In 1969, Lawrence “Redwood” Kroll mailed an invitation to his Christmas card list. He’d bought land in Mendocino County, three hours north of San Francisco. Anyone want to start a commune? The letter worked, and Village Oz was born. “It was a classic 1960s Summer of Love thing,” says Dean Fernandez, the former commune’s current owner. “They wanted to leave their default reality.”
The commune flourished — or at least scraped by — for about two decades before closing. Now, the land is Oz Farm: an organic farm, retreat space and perfect home base for exploring the culture of California’s North Coast. To get here, drive the Pacific Coast Highway from the city of Santa Rosa, just two hours away.
I visited Oz for a day with a friend who was shedding his own default reality. His tech job felt evil, he told me, in the face of climate change and consumerism, and in the midst of his new-life reboot, we met at the farm for their annual Earth Day celebration (The next one is scheduled for April 15-16, 2023). He ambled into the redwoods behind the barn for a workshop on mushroom growing; I walked toward sunny, rainwashed fields to investigate herbalism. Under a shade tree, then-retreat manager Margaret Grace passed around plantain leaf, for wound care; I recognized it as a lawn weed. I crushed feathery calendula leaves (sunburns) and California poppy (insomnia), then gingerly stroked stinging nettle (a diuretic).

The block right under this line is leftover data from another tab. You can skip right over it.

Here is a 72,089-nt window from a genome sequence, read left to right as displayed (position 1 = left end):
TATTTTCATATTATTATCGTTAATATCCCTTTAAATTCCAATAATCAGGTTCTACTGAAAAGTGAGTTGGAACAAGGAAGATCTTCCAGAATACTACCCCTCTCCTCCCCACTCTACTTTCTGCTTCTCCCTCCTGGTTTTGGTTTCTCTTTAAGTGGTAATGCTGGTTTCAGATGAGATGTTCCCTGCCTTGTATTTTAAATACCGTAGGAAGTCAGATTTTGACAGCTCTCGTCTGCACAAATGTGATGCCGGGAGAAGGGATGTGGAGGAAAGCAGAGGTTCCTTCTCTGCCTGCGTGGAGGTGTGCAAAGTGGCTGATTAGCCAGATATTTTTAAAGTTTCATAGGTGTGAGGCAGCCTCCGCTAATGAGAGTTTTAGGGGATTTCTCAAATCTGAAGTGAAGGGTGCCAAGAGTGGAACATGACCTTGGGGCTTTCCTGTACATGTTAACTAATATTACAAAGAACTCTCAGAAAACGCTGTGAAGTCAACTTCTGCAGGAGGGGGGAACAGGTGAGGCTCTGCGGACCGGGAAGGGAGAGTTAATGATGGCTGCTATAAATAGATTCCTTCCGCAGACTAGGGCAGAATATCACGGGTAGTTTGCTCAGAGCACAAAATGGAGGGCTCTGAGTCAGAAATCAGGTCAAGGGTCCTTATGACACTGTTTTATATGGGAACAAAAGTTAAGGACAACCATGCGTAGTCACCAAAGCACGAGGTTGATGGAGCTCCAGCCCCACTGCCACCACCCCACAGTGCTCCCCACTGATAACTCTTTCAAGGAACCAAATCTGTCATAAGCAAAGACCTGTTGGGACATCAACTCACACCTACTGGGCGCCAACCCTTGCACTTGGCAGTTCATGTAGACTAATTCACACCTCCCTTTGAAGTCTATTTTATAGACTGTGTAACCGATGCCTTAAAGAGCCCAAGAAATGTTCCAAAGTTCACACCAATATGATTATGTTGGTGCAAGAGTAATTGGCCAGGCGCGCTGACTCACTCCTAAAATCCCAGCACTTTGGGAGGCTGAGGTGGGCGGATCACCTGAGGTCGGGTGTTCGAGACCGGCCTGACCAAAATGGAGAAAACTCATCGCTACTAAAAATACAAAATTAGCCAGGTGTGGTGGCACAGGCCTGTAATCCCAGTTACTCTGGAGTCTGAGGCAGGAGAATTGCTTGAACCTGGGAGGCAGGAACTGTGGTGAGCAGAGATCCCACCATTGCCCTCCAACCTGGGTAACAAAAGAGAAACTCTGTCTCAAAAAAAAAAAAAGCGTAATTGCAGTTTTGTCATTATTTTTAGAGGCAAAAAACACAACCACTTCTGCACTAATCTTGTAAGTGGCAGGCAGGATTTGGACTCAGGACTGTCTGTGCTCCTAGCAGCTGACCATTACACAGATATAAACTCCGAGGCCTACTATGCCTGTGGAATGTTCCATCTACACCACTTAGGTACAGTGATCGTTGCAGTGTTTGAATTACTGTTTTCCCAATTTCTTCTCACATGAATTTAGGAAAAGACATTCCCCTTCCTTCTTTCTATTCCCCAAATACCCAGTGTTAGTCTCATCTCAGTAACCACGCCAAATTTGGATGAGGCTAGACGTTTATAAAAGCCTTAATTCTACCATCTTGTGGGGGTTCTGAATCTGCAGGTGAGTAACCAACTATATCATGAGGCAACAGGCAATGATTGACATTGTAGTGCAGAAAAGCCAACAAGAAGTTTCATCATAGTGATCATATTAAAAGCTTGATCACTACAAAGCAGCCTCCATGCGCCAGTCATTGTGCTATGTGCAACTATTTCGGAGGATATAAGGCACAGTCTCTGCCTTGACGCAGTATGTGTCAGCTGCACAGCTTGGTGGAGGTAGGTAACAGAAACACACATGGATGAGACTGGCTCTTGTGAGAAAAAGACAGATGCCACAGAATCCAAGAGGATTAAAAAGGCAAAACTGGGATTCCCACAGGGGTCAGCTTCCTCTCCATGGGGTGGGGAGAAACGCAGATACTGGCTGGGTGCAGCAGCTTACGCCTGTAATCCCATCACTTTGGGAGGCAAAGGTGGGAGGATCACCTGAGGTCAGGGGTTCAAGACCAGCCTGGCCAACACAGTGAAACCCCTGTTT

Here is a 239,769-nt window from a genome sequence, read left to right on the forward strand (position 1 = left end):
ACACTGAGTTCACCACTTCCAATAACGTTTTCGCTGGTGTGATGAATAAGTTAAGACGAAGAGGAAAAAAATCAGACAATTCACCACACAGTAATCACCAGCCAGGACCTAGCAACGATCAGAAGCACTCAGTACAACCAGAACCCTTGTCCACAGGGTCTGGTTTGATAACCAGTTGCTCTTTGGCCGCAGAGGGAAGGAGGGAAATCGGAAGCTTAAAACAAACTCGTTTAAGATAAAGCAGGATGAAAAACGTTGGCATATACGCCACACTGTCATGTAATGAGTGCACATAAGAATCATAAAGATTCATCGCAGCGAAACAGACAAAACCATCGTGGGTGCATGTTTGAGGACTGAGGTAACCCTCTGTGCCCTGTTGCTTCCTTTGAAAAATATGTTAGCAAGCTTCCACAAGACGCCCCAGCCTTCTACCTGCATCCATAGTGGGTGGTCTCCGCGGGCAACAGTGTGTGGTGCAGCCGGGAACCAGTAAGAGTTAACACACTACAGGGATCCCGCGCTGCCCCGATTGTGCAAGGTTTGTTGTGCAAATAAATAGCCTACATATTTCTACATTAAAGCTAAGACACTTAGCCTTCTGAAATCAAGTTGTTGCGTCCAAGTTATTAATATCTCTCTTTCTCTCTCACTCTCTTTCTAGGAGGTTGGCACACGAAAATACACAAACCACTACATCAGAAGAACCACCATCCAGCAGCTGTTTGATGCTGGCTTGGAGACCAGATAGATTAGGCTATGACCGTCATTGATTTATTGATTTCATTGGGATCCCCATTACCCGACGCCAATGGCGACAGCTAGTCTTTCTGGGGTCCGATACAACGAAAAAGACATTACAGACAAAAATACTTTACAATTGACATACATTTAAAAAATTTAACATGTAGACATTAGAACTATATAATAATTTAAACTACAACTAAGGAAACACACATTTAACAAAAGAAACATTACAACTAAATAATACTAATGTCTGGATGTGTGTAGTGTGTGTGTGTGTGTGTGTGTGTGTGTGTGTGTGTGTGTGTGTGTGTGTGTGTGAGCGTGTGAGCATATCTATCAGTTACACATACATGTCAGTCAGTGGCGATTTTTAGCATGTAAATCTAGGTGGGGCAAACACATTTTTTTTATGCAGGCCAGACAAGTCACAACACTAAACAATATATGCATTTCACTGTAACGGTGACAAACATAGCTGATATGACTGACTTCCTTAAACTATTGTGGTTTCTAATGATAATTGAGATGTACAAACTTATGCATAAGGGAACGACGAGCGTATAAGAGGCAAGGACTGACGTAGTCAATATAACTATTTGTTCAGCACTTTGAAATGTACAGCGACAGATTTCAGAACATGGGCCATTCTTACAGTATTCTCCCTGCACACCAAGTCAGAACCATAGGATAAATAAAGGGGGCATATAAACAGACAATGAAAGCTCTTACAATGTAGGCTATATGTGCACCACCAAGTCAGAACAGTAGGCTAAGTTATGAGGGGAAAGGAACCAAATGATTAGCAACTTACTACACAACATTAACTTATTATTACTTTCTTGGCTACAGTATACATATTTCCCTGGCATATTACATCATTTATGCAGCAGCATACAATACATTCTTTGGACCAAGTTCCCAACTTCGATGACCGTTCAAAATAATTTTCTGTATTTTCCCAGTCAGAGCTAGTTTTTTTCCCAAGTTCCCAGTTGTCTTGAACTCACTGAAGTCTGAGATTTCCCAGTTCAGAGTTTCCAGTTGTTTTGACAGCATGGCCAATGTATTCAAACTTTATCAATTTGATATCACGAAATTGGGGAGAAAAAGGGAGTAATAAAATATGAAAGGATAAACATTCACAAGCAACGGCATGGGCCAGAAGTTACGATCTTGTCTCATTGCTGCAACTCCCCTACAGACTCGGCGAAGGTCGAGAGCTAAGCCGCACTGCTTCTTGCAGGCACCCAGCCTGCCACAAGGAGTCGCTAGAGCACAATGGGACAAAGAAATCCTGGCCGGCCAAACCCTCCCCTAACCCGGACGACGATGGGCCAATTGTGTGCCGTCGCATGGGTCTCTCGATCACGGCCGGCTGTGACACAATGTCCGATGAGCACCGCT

Like the farm’s 10 apprentices, visitors sleep in commune-era dwellings. Guests may choose a Buckminster Fuller-esque geodesic dome, a Mendocino Coast-style water tower (built by the brother of singer Bonnie Raitt), a campsite or various cabins and yurts from $100 to $200 a night.
We continued our day picking herbs that grew between rows of vegetables, apple trees and flowers. Then we headed to the farm’s Community House to make tinctures and salves. To work toward local food self-sufficiency, Oz Farm is also experimenting with rye, barley and oats, with support from the Mendocino Grain Project. It does all of this completely off-grid. “We could probably run the entire farm off a Tesla battery,” Fernandez says.
But living off-grid is easier now than it was then. Fernandez gives ’70s-era pot farmers partial credit. Local cannabis growers needed — and, crucially, could afford — expensive early solar panels; they helped to kick-start the solar industry, making rural life here easier. Mendocino County’s cannabis economy bottomed out with legalization; now, tourism is filling the gap. Fernandez is proud of Oz Farm’s niche: not quite hotel, not quite camping. He calls the farm “a really good gateway drug to the outdoors.”
In return, visitors remind Fernandez to choose presence instead of distraction. To stay grounded in the realities of nature, the farm community has recently started doing their morning weeding in silent meditation.
My friend and I stuck around for folk music in the barn as the sun set, then parted ways. These days, he lives deep in the woods. I’m back in a city. Oz Farm reminded me that the real world is what we make of it.